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Comparative Ecology of Three Australian Snake Species of the Genus Cacophis (Serpentes: Elapidae)

Richard Shine
Copeia
Vol. 1980, No. 4 (Dec. 5, 1980), pp. 831-838
DOI: 10.2307/1444462
Stable URL: http://www.jstor.org/stable/1444462
Page Count: 8
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Since scans are not currently available to screen readers, please contact JSTOR User Support for access. We'll provide a PDF copy for your screen reader.
Comparative Ecology of Three Australian Snake Species of the Genus Cacophis (Serpentes: Elapidae)
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Abstract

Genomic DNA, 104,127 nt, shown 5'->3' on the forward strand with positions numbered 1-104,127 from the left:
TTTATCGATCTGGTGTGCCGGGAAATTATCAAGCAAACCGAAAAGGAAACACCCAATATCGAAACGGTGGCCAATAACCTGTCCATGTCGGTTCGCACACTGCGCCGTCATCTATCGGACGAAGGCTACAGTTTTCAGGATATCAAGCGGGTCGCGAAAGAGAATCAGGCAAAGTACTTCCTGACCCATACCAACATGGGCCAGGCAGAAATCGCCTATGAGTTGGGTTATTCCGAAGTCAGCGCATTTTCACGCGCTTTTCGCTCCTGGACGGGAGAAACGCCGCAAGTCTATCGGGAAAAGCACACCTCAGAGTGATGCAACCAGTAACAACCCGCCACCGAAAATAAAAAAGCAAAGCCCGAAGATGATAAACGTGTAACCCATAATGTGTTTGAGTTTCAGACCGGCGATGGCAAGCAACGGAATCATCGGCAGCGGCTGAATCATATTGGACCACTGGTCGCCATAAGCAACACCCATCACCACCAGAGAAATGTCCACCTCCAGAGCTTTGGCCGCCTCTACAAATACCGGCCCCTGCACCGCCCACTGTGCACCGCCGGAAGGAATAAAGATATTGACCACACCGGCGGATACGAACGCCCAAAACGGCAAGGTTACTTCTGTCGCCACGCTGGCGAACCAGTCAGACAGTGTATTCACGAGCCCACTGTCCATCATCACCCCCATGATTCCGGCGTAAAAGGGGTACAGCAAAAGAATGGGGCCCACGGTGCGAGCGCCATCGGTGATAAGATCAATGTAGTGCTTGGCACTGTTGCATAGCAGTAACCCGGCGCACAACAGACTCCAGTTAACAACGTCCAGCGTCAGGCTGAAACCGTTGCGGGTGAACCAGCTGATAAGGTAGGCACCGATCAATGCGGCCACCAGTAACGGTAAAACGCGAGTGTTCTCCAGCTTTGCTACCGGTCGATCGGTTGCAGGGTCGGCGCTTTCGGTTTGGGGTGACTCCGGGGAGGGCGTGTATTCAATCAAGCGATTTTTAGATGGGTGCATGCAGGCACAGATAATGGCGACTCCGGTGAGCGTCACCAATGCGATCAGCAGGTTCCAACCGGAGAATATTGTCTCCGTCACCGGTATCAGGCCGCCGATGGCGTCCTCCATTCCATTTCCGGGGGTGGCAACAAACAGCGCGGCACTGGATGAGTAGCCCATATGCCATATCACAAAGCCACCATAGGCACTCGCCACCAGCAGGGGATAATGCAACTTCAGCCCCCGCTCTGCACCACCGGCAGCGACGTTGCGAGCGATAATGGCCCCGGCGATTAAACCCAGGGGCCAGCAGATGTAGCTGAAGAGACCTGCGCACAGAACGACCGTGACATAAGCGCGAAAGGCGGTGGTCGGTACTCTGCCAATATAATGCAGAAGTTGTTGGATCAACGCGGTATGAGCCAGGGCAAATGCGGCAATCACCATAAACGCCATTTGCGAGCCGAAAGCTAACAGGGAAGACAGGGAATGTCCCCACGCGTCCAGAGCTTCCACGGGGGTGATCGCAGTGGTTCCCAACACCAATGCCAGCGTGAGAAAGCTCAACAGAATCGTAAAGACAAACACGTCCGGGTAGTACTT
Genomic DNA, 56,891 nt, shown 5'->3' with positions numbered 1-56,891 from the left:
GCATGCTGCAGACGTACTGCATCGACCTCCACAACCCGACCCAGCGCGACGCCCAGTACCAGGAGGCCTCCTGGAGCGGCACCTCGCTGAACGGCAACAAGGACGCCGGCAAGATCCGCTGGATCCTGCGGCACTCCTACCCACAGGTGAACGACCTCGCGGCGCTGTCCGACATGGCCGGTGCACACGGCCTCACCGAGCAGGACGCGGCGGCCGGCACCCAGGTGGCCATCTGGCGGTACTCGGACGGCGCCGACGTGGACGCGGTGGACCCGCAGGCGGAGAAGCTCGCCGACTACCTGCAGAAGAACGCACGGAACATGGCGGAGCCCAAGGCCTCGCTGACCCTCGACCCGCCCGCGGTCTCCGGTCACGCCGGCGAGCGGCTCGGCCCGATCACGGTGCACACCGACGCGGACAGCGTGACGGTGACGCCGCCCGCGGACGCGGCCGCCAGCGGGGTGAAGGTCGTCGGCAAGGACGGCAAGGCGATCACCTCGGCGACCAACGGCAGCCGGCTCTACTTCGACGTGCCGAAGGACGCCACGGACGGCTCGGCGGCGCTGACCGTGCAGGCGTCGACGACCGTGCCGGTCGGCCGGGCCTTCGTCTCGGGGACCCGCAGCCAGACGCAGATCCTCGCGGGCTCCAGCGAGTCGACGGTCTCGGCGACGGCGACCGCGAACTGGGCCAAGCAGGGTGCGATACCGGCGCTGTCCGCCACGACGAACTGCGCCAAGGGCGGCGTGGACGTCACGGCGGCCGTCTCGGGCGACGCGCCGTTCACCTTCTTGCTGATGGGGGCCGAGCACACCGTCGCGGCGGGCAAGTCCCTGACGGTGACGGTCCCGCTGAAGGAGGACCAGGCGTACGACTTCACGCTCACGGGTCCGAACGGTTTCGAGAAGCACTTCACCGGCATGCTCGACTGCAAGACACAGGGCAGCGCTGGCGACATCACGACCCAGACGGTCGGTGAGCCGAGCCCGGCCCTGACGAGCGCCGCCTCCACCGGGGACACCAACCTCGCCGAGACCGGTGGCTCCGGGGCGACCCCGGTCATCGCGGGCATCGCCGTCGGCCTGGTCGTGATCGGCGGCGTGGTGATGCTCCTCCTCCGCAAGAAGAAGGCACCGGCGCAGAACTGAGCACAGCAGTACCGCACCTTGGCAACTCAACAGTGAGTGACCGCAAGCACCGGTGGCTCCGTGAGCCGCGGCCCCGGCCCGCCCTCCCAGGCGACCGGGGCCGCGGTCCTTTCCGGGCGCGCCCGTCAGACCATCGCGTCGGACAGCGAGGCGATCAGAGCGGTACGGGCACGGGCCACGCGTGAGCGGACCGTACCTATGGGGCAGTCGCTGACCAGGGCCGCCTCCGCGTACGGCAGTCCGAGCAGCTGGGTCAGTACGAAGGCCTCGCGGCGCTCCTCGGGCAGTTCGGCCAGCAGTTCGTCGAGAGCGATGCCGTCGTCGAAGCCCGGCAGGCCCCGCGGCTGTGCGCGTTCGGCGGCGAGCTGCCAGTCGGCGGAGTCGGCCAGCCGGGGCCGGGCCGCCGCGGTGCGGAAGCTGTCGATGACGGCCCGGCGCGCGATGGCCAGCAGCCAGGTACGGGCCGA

The elapid snake genus Cacophis consists of three small nocturnal species, widely distributed along the eastern coast of Australia. Dissections of 550 museum specimens yielded data on food habits, body sizes, sexual size dimorphism, mode of reproduction, clutch sizes, growth rates and seasonal schedules of reproduction. Prey items include scincid, agamid and pygopodid lizards, lizard eggs, typhlophid snakes and myobatrachid frogs. However, >70% of items belong to two scincid lizard genera, Lampropholis and Leiolopisma. Feeding occurs in all months of the year. All three species are oviparous, with mean clutch sizes of 3.2 (C. krefftii), 5.1 (C. harriettae) and 6.2 (C. squamulosus). Vitellogenesis commences in autumn, ovulation occurs in spring, oviposition in summer, and hatching in autumn. Growth of juveniles is rapid, with males of all three species attaining sexual maturity in the second spring after hatching (at the age of 20 months). Females also mature at this age in the small species C. krefftii, but maturity is delayed for another year in most female C. harriettae and all female C. squamulosus. Females attain much larger body sizes than males in all three Cacophis species. Growth after maturity is more prolonged in the larger species.

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